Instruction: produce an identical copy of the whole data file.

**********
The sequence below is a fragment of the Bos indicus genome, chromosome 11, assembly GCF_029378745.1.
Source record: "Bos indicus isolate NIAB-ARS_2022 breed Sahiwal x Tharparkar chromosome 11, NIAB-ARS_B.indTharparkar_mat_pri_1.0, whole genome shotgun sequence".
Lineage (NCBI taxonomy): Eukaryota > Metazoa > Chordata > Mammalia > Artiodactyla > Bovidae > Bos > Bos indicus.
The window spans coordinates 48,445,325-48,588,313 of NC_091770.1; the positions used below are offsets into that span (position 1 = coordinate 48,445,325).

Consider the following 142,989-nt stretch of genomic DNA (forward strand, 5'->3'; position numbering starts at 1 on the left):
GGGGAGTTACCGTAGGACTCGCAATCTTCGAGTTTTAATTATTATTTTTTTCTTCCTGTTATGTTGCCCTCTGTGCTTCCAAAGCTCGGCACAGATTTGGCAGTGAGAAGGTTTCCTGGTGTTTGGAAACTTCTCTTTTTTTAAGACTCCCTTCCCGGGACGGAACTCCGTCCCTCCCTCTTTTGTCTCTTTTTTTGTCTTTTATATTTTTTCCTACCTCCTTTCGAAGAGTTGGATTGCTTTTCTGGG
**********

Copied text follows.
The sequence below is a fragment of the Bos indicus genome, chromosome 11, assembly GCF_029378745.1.
Source record: "Bos indicus isolate NIAB-ARS_2022 breed Sahiwal x Tharparkar chromosome 11, NIAB-ARS_B.indTharparkar_mat_pri_1.0, whole genome shotgun sequence".
Lineage (NCBI taxonomy): Eukaryota > Metazoa > Chordata > Mammalia > Artiodactyla > Bovidae > Bos > Bos indicus.
The window spans coordinates 48,445,325-48,588,313 of NC_091770.1; the positions used below are offsets into that span (position 1 = coordinate 48,445,325).

Consider the following 142,989-nt stretch of genomic DNA (forward strand, 5'->3'; position numbering starts at 1 on the left):
GGGGAGTTACCGTAGGACTCGCAATCTTCGAGTTTTAATTATTATTTTTTTCTTCCTGTTATGTTGCCCTCTGTGCTTCCAAAGCTCGGCACAGATTTGGCAGTGAGAAGGTTTCCTGGTGTTTGGAAACTTCTCTTTTTTTAAGACTCCCTTCCCGGGACGGAACTCCGTCCCTCCCTCTTTTGTCTCTTTTTTTGTCTTTTATATTTTTTCCTACCTCCTTTCGAAGAGTTGGATTGCTTTTCTGGG